Jon scooted his chair up to the head of the bed and leaned in. Once he had Stephen's full, if puzzled, attention, he took a deep breath.

"Of course I do," he said, using one hand to smooth an unruly lock of hair out of the other man's eyes. "They hurt my friend. They took someone I care about — someone I love — and put him on a morphine drip. And if they want any chance at being forgiven for that, they're going to have to work for it."

When Jon showed up at Stephen's office (all their lunch visits were going to be at the Report studio until its host got off the crutches), he knew something was wrong the instant the man did not immediately launch into an impassioned speech containing several five-syllable words that he didn't fully understand.

"How are you doing?" asked Jon conversationally.

Stephen shrugged. His beard was back in order, but his hair wouldn't reach his shoulders again for months, maybe years. "Not bad."

Jon joined him on the couch. "Something on your mind?"

Staring at his toes, Stephen traced circles on the ground with his free foot. "Jon? You have boundaries, right?"

"That's right," said Jon uncertainly, wondering where he was going with this.

"Like how you won't let us shower together, even though it would save water and energy and also let you nail me up against the wall without having to worry about leaving a mess. That's a boundary."

"Uh, yes. Yes, it is," agreed Jon, now wondering whether he should try to stake out a line around "casually referring to us in sexual situations", or whether it would be more trouble than it was worth.

"But people still like you," said Stephen.

Jon started, flustered. "Well, sure," he stammered. "I mean, some of them do. Plenty don't."

"Well, I like you," declared Stephen. "I mean, obviously I love you, because I love everyone, but...I like you, too."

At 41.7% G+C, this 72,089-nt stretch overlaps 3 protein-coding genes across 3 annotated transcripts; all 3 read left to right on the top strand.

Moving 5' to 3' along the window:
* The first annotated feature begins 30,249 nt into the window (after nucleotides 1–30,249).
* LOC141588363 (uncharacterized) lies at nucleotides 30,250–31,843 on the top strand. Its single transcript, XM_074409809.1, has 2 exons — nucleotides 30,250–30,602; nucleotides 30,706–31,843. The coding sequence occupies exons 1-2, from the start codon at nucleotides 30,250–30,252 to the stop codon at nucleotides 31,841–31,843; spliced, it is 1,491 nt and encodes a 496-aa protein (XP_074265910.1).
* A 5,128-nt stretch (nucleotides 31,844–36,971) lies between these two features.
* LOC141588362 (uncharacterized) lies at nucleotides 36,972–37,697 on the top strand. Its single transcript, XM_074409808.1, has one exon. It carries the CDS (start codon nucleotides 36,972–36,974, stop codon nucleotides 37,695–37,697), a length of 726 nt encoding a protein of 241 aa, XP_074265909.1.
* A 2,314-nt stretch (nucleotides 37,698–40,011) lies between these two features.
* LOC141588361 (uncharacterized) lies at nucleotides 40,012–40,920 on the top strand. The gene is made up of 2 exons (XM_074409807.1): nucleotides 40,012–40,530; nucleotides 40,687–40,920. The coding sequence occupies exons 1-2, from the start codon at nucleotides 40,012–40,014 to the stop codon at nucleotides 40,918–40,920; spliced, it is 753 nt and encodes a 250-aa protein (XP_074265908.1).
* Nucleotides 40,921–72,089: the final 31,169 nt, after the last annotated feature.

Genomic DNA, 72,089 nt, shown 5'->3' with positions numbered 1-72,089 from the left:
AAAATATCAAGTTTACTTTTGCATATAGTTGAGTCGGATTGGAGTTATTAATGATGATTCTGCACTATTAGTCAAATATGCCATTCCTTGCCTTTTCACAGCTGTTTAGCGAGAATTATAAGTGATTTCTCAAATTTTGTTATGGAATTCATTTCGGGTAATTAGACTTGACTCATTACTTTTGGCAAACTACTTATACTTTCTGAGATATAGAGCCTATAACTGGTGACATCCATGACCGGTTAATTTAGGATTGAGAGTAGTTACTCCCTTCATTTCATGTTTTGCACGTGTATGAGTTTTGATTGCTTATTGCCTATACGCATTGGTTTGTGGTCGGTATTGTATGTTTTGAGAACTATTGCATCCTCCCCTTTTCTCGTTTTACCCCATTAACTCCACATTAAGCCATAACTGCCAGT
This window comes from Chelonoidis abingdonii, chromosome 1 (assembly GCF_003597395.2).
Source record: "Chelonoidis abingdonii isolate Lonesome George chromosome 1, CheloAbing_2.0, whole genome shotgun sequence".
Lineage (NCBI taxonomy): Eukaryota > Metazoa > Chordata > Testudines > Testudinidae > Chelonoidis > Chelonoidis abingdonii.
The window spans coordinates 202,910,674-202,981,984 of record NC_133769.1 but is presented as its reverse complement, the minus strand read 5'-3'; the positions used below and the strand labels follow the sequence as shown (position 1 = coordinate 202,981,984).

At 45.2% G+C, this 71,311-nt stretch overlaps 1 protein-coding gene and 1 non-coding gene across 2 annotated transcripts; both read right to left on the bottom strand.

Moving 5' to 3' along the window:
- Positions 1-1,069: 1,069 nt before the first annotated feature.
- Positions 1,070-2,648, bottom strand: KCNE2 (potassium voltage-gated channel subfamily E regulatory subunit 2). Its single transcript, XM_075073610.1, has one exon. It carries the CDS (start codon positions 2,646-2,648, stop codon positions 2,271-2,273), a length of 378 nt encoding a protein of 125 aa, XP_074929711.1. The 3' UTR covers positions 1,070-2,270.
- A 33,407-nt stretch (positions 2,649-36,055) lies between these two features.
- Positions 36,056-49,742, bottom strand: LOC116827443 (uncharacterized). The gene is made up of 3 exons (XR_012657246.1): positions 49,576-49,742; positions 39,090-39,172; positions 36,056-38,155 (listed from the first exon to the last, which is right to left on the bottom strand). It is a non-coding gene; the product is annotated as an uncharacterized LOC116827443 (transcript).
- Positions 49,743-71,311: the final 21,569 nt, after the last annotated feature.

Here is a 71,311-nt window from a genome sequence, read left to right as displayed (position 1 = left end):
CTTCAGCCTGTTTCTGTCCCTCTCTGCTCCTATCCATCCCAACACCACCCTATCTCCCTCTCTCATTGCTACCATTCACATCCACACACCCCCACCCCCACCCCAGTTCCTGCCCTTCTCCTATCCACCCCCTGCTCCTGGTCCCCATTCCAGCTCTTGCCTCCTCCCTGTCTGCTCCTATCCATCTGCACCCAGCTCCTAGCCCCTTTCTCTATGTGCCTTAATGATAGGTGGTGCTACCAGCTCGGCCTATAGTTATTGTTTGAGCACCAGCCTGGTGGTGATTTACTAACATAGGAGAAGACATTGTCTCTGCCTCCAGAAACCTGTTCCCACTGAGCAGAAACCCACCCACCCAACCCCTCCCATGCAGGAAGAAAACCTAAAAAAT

It was the oddest way Jon had ever heard it put, but he understood. "Thank you," he said softly. "I like you too."

Stephen was quiet for a long moment. Jon wasn't sure if he was meant to break the silence, but he didn't know what else to say.

"I was thinking about something," blurted Stephen abruptly, speaking very fast. "I was thinking of maybe not forgiving everyone. I mean, obviously I don't want to become one of those angry, hate-filled people who attack every little thing they disagree with, like Bill O'Reilly or something. But maybe I could ration the forgiveness just slightly. Like maybe I won't let people break my limbs, even if it does help resolve their own crushing internal conflicts. Or maybe I'll stop calling home once a month to let Mom spend an hour telling me how sodomites go to Hell, even though I understand that she only does it because she loves me and is trying to do what she thinks is best for me." He took a breath. "Do you think I should try it?"

It took a few beats for Jon's comprehension to catch up with his hearing. When it did, he had a hard time mustering any kind of smile. But he did his best to give Stephen an encouraging one as he replied, "I think it's worth a shot."

Stephen fairly glowed with relief, then looked anxious again. "Jon? Would it, uh, violate your boundaries if I hugged you right now?"

"Just don't try to cop a feel while you're at it."

To his surprise, Stephen cuddled against him with perfect innocence. Putting an arm around his shoulders, Jon let him stay.